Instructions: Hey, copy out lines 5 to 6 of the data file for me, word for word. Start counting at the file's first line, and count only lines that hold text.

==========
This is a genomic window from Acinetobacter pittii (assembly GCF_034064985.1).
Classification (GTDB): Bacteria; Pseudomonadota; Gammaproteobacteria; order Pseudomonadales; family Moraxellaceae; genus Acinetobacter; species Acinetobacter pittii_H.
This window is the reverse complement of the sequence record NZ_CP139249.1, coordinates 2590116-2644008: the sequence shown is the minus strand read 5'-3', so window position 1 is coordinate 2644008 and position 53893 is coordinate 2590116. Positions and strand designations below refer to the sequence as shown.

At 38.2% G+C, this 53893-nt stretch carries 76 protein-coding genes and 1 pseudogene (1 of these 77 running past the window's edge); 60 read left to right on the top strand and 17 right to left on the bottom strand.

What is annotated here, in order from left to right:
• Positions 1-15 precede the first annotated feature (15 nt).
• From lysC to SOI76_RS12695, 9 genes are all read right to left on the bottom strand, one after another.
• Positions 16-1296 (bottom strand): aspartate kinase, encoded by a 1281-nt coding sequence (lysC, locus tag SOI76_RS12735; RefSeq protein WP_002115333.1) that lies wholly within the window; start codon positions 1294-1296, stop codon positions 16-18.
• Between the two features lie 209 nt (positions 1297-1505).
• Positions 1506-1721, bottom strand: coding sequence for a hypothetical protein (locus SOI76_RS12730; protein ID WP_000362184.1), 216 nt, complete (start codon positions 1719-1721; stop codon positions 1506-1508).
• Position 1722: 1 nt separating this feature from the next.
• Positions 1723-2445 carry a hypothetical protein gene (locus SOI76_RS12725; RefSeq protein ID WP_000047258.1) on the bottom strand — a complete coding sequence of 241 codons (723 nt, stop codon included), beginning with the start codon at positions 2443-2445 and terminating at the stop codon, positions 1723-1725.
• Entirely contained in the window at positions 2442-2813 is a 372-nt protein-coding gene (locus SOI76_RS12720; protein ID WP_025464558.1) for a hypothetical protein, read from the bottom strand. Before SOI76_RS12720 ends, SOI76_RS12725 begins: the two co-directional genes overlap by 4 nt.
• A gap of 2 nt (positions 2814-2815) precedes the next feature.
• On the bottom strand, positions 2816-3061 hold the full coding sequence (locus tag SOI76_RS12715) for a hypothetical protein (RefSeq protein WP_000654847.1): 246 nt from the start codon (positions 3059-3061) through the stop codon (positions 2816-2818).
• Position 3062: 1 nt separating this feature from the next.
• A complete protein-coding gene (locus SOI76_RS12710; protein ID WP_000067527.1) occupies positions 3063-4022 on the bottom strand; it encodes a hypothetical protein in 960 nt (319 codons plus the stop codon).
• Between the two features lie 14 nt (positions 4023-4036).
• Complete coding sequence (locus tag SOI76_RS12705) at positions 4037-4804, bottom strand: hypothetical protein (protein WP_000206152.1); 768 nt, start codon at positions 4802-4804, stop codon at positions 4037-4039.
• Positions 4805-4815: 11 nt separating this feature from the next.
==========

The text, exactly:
What is annotated here, in order from left to right:
• Positions 1-15 precede the first annotated feature (15 nt).